I've been on record in my life as an opponent of this holiday. I had my reasons...my stupid reasons.
have President's Day and Veteran's Day and all sorts of days which are
primarily banking holidays and opportunities to look over sale ads.
Now, as a father I have to address these holidays. I can't just let
them pass by, because schools use these holidays to discuss important
benchmarks in history. I play a huge role in what my sons
will understand about all of these subjects.
son, now in 2nd grade, knows about "the dream." He understands how
weird and irrational segregation and racial discrimination sound. They
are the tri-corn hat of social opinion...old and funny looking...even
ridiculous. Understanding this is a major win and I don't take it for
But for us who get it...is there anything else
to learn? We have friends that are other races. We recognize bigoted
comments when we hear them and we're proud that we can be friendly to
people who don't look like us. I was really surprised when I listened
to the whole speech. There was way more I learned and still need to
I sat down with my sons and we listened to the
entire speech. The dream, while magnificent and memorable, was such a
small part of the speech. What Dr. King spoke a great deal about was
Dr. King went back 100 years to point out that
"the Negro still is not free." and then further back to the Declaration
of Independence and the Constitution and drew attention to their
"magnificent words" as a promise to our "Republic" of freedom for all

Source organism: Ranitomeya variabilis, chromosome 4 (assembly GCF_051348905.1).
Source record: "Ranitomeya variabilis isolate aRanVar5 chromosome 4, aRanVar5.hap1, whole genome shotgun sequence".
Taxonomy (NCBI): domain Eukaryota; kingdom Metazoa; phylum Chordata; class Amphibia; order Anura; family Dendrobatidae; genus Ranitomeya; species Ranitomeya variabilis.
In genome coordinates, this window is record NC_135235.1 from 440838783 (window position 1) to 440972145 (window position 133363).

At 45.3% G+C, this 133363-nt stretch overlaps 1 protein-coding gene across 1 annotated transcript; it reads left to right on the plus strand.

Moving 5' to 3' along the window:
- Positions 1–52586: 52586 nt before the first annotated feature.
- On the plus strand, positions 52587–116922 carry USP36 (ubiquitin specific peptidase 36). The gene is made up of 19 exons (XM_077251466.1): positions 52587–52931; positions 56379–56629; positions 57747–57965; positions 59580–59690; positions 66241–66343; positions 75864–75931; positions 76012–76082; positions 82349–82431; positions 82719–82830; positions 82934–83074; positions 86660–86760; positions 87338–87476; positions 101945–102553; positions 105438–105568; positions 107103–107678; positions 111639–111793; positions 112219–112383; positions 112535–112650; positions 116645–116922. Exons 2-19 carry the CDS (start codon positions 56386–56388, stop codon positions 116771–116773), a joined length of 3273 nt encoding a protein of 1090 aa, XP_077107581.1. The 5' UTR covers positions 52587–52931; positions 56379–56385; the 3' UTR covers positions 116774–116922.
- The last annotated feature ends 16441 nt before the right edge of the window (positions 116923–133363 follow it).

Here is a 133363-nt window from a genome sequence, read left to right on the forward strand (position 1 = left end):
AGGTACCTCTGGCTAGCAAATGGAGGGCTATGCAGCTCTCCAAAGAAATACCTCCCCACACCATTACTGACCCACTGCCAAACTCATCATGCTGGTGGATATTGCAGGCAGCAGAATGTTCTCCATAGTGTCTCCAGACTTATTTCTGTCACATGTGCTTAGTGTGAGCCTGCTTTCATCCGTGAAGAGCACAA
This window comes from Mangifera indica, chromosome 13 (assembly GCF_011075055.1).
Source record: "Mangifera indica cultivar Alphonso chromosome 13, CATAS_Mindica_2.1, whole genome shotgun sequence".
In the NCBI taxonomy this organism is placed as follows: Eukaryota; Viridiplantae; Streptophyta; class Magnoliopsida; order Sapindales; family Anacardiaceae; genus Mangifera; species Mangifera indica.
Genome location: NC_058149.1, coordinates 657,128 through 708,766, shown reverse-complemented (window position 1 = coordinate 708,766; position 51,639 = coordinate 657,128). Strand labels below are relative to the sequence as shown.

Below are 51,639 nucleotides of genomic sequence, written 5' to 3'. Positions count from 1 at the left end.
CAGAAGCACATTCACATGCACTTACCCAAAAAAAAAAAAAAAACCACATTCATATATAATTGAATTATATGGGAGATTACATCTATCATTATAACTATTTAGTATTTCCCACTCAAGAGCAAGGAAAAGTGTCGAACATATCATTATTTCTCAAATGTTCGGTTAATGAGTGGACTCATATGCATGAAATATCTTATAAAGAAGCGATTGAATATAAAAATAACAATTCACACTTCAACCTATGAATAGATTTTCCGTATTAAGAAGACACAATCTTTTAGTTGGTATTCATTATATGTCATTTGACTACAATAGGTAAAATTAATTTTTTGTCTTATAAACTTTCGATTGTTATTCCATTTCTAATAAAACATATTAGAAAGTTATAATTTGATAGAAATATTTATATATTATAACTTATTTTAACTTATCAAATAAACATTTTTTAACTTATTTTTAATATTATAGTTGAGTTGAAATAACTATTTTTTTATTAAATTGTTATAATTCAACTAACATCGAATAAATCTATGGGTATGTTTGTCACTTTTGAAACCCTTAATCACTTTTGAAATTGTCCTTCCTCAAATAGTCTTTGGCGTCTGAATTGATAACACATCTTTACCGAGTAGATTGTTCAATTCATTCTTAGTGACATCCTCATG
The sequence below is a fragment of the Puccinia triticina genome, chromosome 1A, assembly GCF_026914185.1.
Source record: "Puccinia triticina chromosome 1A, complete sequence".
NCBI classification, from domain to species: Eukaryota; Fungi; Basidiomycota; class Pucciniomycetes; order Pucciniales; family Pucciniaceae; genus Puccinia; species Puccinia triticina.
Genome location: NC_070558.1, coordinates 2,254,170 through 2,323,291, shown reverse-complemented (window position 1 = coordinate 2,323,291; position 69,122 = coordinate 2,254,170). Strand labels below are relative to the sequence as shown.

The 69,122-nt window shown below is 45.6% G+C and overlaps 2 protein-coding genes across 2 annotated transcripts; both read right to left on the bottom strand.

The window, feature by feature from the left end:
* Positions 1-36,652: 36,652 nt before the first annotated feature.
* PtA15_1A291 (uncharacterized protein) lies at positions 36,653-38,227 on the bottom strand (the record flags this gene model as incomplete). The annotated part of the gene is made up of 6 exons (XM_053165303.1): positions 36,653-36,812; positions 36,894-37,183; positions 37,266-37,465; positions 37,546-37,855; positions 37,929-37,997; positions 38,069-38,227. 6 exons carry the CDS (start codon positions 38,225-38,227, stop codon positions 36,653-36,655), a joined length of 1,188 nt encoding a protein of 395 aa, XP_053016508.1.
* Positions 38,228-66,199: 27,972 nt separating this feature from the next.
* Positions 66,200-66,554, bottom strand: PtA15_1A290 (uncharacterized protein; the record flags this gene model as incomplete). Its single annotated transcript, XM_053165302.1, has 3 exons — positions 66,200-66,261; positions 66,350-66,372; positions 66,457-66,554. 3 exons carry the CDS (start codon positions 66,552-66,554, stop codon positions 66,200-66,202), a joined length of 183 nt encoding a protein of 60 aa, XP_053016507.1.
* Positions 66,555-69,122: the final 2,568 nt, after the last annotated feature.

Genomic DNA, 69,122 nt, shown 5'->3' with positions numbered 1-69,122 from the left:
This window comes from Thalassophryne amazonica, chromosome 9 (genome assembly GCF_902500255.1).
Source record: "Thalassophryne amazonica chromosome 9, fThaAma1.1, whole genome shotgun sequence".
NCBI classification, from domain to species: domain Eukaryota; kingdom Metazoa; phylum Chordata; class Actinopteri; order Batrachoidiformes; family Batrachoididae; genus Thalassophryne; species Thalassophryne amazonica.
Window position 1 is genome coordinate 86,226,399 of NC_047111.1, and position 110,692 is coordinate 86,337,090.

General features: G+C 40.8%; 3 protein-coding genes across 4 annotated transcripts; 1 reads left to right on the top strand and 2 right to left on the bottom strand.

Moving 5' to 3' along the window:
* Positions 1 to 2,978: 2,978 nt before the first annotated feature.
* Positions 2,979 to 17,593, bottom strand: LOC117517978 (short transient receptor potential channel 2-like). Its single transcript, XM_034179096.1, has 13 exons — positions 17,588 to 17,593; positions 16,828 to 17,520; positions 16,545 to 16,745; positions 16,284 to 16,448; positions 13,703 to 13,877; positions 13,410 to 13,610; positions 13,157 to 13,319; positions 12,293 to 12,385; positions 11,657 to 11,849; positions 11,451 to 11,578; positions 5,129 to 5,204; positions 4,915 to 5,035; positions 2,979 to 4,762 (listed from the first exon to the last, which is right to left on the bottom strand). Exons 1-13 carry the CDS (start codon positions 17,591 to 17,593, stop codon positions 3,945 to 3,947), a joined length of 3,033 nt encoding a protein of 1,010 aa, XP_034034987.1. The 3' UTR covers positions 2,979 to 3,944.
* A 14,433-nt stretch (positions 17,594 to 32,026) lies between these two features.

men. The language he chose, in modern context, would no doubt cause
The New York Times to wonder out loud if he was a secret member of the
John Birch Society...wait I said modern....uh...Tea Party. That's
Dr. King said that the signatures at the
bottom of these founding documents were like signing a promissory note
that the country would provide the protection of these unalienable
rights. While black Americans were attempting to cash the check and
finding out that the check wasn't any good...always hopeful, Dr. King
declared that "We refuse to believe that there are insufficient funds in
the great vaults of opportunity of this nation."
check. I'm not completely sure my son has seen me write a check. I
had to explain to my 2nd grader what a check was...and that bad check
amounted to a broken promise. We went on further to discuss that in
every generation someone tries to cash a freedom check only to find out
there's nothing for them either.
Now I'm sure to
some of you this is old news. Maybe you've given more thought to Dr.
King's words than I have. You'll have to pardon me though, I'm slowly
growing into it and becoming more aware with each year.
a lot in this speech and I think next year we'll take a little time to
discuss maybe the hardest part of the speech (for me
anyway)...responding to injustice from the "high plane of dignity and
Beyond the dream there are instructive
words for anyone seeking justice. There is advice that anyone seeking
freedom can use. Even if someday we completely stomp out bigotry
and racial intolerance there will forever be some important takeaways
from this wonderful speech.
I will use the holiday as an excuse to talk about it every year.